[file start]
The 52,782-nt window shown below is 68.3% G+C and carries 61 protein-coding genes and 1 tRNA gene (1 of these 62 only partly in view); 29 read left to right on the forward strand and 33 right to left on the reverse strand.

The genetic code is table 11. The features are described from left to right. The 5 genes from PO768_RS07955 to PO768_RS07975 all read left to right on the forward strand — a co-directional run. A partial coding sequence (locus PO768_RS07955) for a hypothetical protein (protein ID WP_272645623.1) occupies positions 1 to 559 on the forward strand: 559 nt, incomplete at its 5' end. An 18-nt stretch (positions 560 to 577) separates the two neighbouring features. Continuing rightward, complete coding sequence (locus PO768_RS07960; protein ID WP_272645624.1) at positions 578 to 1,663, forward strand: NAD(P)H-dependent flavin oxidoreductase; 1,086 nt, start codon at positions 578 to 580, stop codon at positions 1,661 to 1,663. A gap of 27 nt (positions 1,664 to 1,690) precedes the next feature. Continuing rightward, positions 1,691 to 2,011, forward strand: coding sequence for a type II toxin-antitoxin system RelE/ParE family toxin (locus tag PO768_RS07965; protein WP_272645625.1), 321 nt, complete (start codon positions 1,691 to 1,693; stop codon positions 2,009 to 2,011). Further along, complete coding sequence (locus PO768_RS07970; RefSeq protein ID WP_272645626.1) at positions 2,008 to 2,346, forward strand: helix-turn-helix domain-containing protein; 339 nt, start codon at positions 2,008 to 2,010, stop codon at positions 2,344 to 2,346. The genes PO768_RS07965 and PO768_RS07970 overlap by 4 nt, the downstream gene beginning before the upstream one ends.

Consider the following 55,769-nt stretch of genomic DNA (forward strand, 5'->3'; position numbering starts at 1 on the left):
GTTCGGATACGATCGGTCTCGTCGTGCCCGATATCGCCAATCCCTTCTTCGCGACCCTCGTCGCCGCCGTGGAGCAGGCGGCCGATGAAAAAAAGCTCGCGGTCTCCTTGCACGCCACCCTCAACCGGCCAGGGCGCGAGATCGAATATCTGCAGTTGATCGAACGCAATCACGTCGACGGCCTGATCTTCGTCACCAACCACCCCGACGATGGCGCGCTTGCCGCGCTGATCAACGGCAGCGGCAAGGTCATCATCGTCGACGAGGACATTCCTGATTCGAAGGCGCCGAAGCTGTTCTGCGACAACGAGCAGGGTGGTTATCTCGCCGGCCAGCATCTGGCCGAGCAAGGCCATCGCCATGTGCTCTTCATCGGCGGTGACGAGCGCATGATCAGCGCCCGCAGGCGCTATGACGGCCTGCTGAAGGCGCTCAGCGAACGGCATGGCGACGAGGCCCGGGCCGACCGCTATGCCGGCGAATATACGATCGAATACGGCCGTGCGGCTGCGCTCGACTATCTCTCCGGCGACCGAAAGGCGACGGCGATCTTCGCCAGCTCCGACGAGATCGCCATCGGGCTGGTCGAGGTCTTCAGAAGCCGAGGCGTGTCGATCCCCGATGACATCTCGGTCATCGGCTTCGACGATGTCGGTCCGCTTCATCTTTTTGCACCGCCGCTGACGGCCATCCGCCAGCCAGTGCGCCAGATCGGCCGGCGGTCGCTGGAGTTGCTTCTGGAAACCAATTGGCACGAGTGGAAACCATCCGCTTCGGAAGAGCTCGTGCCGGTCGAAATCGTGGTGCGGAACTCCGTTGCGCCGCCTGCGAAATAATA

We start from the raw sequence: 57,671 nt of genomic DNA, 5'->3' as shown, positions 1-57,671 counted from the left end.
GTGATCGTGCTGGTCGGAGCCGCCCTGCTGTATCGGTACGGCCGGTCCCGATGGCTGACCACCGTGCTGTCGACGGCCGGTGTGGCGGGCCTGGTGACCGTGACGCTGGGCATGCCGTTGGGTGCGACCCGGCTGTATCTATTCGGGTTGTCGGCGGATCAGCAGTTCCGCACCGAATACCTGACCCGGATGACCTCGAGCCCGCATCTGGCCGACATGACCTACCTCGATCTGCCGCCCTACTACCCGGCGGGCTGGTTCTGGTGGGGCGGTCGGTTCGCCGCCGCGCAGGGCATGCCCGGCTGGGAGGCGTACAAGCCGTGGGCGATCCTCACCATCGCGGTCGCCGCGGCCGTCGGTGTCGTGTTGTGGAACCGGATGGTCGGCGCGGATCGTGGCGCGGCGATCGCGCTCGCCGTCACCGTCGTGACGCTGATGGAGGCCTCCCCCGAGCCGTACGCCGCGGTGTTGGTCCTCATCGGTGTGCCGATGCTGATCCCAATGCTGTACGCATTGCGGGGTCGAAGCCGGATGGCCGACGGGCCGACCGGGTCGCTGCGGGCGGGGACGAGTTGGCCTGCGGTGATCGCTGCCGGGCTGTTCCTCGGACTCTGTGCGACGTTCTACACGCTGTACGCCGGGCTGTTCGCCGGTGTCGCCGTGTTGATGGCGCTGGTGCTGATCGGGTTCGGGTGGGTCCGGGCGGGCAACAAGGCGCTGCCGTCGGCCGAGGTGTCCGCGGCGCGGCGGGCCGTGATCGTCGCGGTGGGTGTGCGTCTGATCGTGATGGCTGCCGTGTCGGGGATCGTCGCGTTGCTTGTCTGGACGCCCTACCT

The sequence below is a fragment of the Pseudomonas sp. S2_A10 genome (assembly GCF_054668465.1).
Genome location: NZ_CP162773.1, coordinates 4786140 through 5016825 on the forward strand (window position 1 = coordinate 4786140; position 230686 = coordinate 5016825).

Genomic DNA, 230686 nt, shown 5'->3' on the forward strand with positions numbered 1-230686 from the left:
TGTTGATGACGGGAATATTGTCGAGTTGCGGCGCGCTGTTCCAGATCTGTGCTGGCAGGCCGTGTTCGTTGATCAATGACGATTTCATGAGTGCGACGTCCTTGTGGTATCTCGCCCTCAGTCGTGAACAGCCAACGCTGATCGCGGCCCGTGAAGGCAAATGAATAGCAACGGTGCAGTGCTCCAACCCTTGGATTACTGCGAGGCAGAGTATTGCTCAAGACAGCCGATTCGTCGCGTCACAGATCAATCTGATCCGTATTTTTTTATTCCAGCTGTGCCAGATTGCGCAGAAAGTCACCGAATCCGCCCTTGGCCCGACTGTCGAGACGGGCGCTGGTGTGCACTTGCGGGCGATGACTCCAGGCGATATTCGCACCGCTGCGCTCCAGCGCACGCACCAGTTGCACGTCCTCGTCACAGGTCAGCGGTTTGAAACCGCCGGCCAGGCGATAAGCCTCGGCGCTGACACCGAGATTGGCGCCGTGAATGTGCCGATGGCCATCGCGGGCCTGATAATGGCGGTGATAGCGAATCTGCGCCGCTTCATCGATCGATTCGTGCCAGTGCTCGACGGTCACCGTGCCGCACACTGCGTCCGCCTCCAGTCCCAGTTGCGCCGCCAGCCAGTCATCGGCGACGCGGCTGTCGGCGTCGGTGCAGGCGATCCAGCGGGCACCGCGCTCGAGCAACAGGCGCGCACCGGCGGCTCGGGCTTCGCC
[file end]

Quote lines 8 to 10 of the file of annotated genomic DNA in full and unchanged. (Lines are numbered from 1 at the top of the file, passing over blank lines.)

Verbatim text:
Genome location: NZ_CP162773.1, coordinates 4786140 through 5016825 on the forward strand (window position 1 = coordinate 4786140; position 230686 = coordinate 5016825).

Genomic DNA, 230686 nt, shown 5'->3' on the forward strand with positions numbered 1-230686 from the left:
TGTTGATGACGGGAATATTGTCGAGTTGCGGCGCGCTGTTCCAGATCTGTGCTGGCAGGCCGTGTTCGTTGATCAATGACGATTTCATGAGTGCGACGTCCTTGTGGTATCTCGCCCTCAGTCGTGAACAGCCAACGCTGATCGCGGCCCGTGAAGGCAAATGAATAGCAACGGTGCAGTGCTCCAACCCTTGGATTACTGCGAGGCAGAGTATTGCTCAAGACAGCCGATTCGTCGCGTCACAGATCAATCTGATCCGTATTTTTTTATTCCAGCTGTGCCAGATTGCGCAGAAAGTCACCGAATCCGCCCTTGGCCCGACTGTCGAGACGGGCGCTGGTGTGCACTTGCGGGCGATGACTCCAGGCGATATTCGCACCGCTGCGCTCCAGCGCACGCACCAGTTGCACGTCCTCGTCACAGGTCAGCGGTTTGAAACCGCCGGCCAGGCGATAAGCCTCGGCGCTGACACCGAGATTGGCGCCGTGAATGTGCCGATGGCCATCGCGGGCCTGATAATGGCGGTGATAGCGAATCTGCGCCGCTTCATCGATCGATTCGTGCCAGTGCTCGACGGTCACCGTGCCGCACACTGCGTCCGCCTCCAGTCCCAGTTGCGCCGCCAGCCAGTCATCGGCGACGCGGCTGTCGGCGTCGGTGCAGGCGATCCAGCGGGCACCGCGCTCGAGCAACAGGCGCGCACCGGCGGCTCGGGCTTCGCC